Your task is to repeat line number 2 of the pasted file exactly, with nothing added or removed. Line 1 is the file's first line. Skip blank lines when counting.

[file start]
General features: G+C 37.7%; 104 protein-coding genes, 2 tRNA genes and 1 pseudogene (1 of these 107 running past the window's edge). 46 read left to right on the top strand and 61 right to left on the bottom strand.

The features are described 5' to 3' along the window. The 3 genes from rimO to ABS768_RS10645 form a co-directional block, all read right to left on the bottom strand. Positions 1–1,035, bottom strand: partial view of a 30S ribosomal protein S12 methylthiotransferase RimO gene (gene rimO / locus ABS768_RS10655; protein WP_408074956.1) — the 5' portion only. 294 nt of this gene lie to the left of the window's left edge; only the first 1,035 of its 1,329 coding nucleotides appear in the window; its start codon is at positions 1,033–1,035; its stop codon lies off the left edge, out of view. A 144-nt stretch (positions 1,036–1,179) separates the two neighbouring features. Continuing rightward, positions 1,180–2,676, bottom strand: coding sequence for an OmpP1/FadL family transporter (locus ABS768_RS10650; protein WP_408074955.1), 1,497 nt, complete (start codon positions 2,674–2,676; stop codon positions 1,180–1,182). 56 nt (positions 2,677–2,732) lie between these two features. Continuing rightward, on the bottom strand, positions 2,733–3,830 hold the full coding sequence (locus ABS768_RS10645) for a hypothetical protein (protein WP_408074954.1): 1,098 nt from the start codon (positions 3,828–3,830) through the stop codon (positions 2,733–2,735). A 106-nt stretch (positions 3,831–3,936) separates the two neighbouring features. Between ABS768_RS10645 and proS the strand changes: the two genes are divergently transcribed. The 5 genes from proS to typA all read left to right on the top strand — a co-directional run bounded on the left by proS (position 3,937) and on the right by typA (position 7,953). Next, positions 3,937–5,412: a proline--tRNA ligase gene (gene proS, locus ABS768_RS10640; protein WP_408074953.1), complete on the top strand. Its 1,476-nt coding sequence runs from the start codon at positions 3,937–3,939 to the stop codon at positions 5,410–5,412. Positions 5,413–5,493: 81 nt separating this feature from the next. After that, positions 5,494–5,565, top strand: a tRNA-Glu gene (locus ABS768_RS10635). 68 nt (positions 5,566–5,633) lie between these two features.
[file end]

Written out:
The features are described 5' to 3' along the window. The 3 genes from rimO to ABS768_RS10645 form a co-directional block, all read right to left on the bottom strand. Positions 1–1,035, bottom strand: partial view of a 30S ribosomal protein S12 methylthiotransferase RimO gene (gene rimO / locus ABS768_RS10655; protein WP_408074956.1) — the 5' portion only. 294 nt of this gene lie to the left of the window's left edge; only the first 1,035 of its 1,329 coding nucleotides appear in the window; its start codon is at positions 1,033–1,035; its stop codon lies off the left edge, out of view. A 144-nt stretch (positions 1,036–1,179) separates the two neighbouring features. Continuing rightward, positions 1,180–2,676, bottom strand: coding sequence for an OmpP1/FadL family transporter (locus ABS768_RS10650; protein WP_408074955.1), 1,497 nt, complete (start codon positions 2,674–2,676; stop codon positions 1,180–1,182). 56 nt (positions 2,677–2,732) lie between these two features. Continuing rightward, on the bottom strand, positions 2,733–3,830 hold the full coding sequence (locus ABS768_RS10645) for a hypothetical protein (protein WP_408074954.1): 1,098 nt from the start codon (positions 3,828–3,830) through the stop codon (positions 2,733–2,735). A 106-nt stretch (positions 3,831–3,936) separates the two neighbouring features. Between ABS768_RS10645 and proS the strand changes: the two genes are divergently transcribed. The 5 genes from proS to typA all read left to right on the top strand — a co-directional run bounded on the left by proS (position 3,937) and on the right by typA (position 7,953). Next, positions 3,937–5,412: a proline--tRNA ligase gene (gene proS, locus ABS768_RS10640; protein WP_408074953.1), complete on the top strand. Its 1,476-nt coding sequence runs from the start codon at positions 3,937–3,939 to the stop codon at positions 5,410–5,412. Positions 5,413–5,493: 81 nt separating this feature from the next. After that, positions 5,494–5,565, top strand: a tRNA-Glu gene (locus ABS768_RS10635). 68 nt (positions 5,566–5,633) lie between these two features.